The changes made to the Franchising Code are the Australian Government’s response to the 2019 report on Fairness in Franchising. It identified many areas to improve fairness and transparency in the franchising sector.

You can read about the detailed reasons for the changes here and the actual changes here.

The key changes are summarised below.

Dispute resolution
There are more alternative dispute resolution options, including multiple party attendance and voluntary arbitration.

Pre-entry disclosure information
Franchisors need to provide:
• the Information Statement before other documents
• a summary of the Disclosure Document called the Key Facts Sheet
• lease information and disclosures if occupancy rights are granted through the Franchisor
• significant details on rebates and benefits received by Franchisors from suppliers
• percentages of Franchisees involved in alternative dispute resolution in the last year
• the rights a Franchisee has to goodwill they generate
• details on restraint of trade obligations
• significant detail on Franchisee capital expenditure

Extended cooling off period
It has increased from 7 to 14 days after relevant information is provided or payment has been made. The cooling off period now also applies to transfers of franchise agreements.

Franchisee can terminate after receiving leasing information
They have 14 days to do so.

Terminating a franchise agreement
Franchisees can propose an early end to the agreement. This not a right to end it.
Franchisors now need to provide 7 days notice before terminating for special circumstances. If Franchisees dispute the notice, this period can be paused for 28 days to allow a resolution process to occur.

Marketing funds
Obligations now apply to the fund administrator (not just the Franchisor) and there are penalties for non-compliance.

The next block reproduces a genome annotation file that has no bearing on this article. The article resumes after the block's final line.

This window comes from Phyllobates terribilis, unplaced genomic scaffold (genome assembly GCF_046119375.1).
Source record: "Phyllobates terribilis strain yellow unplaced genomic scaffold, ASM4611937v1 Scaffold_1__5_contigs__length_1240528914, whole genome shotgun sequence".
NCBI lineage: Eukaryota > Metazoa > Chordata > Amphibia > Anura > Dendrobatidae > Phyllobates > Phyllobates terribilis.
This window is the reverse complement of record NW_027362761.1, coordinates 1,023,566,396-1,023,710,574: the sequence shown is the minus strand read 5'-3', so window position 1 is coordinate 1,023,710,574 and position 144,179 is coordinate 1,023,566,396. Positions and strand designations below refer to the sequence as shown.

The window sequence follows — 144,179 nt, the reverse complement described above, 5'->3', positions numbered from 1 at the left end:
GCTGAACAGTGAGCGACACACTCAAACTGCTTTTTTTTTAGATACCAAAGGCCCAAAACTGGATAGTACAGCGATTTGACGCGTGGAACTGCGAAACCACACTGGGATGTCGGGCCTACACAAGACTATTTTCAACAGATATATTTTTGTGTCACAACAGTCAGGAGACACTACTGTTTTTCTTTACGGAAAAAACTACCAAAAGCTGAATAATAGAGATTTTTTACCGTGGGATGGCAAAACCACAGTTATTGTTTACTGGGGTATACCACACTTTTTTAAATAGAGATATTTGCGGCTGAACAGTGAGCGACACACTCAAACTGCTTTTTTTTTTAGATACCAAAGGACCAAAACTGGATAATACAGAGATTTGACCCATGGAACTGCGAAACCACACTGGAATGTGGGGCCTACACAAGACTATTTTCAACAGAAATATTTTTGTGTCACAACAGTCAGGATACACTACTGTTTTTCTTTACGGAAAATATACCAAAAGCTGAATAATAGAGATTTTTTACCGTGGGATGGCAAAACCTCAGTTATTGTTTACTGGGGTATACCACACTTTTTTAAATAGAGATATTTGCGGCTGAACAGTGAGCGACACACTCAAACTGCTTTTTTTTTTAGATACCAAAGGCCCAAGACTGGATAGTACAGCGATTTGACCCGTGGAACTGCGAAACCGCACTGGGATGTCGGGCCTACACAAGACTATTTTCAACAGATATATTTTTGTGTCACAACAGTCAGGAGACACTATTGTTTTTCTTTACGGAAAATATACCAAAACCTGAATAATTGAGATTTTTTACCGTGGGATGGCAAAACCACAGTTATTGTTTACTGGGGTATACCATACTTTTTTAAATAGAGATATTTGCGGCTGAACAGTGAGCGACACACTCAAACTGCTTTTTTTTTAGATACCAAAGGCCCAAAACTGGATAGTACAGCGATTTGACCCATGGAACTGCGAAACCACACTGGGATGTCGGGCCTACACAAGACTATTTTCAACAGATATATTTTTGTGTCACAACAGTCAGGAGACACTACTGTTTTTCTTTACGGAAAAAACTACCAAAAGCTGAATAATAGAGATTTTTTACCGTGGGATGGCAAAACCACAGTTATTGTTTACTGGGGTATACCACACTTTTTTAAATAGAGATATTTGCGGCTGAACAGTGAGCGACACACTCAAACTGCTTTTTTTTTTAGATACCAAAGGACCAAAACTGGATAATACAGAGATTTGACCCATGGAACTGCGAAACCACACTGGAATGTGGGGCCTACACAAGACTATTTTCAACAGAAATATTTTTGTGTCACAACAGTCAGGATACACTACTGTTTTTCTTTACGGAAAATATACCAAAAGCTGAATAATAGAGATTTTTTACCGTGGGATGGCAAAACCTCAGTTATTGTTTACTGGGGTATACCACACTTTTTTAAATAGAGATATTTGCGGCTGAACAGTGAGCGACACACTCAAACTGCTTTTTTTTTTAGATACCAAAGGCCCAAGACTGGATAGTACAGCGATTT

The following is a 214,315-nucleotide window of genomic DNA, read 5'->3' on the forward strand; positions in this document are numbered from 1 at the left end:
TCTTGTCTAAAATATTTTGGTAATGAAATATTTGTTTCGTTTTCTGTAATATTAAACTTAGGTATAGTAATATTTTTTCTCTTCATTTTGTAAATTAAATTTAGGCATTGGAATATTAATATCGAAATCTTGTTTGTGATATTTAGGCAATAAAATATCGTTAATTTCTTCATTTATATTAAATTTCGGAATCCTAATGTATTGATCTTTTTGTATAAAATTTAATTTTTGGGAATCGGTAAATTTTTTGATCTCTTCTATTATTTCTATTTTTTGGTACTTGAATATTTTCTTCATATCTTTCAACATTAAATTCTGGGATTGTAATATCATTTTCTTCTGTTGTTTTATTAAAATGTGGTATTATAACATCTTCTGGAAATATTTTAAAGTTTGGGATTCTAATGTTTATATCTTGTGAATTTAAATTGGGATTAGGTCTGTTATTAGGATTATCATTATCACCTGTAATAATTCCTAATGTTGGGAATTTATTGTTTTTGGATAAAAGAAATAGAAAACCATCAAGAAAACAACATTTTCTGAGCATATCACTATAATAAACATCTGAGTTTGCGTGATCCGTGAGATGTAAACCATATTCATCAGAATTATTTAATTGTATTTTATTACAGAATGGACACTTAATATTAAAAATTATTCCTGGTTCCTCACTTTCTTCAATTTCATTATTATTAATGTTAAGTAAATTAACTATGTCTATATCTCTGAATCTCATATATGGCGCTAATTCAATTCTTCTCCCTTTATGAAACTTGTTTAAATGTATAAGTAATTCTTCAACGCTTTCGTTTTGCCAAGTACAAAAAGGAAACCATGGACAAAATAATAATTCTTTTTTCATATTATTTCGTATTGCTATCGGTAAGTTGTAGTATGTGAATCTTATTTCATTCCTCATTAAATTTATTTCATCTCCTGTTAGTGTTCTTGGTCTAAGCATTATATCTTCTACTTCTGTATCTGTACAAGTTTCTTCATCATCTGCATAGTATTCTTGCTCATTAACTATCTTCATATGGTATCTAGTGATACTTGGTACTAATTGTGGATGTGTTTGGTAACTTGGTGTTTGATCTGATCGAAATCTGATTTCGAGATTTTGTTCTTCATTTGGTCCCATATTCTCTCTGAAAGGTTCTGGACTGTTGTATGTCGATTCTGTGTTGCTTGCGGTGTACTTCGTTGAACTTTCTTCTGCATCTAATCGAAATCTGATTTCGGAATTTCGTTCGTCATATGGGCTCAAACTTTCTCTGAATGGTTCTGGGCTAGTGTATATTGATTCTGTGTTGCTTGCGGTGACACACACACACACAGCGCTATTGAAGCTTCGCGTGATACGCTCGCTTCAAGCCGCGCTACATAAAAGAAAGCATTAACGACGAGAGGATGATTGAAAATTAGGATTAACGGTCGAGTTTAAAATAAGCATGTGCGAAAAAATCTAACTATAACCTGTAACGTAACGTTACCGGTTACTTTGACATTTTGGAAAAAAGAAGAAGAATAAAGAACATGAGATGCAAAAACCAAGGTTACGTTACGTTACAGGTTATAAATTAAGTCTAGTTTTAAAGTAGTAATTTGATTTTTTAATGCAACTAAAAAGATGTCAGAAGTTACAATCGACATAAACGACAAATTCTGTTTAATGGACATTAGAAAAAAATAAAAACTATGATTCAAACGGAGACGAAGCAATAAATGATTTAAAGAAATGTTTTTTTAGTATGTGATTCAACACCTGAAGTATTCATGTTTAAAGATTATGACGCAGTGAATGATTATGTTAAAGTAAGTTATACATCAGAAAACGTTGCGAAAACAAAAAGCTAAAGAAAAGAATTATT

Passing on legal costs
The Franchisor can only pass on the stated, fixed legal cost for the preparation, negotiation and execution of the franchise agreement before it is signed.

Retrospectively varying a franchise agreement
Can only be done with Franchisee consent.

Restraint of trade clauses
These clauses are not effective if the Franchisee was not in serious breach immediately before the franchise agreement expired.

When do the changes apply?
The dispute resolution changes apply to all disputes notified after 2 June 2021.
The other changes apply to all franchise agreements entered into, renewed or extended on or after 1 July 2021. The changes relating to the disclosure document apply from 1 November 2021.

Keep an eye out for future changes, including doubling of penalties for non-compliant Franchisors from 300 penalty units to 600 penalty units ($133,200). The government is also funding a Franchising registry, it is speculated that Franchisor’s will need to register their disclosure documents in the future.

What do Franchisors need to do?
A lot.

Franchisors are required to review, update and prepare Disclosure Documents, Franchise Agreements, Key Facts Sheets and other documents. Time frames and processes for granting and signing franchise agreements also needs to be updated.

This will lead to higher administration and compliance costs.

What do Franchisees need to do?
There is nothing immediately required of Franchisees.

Franchisees do need to know, understand and apply their new rights for the betterment of their business. It is hoped that the changes will lead to better informed decision making and increased enforcement actions from the relevant authorities.

Need more?
If you have questions, want advice or more information please contact us.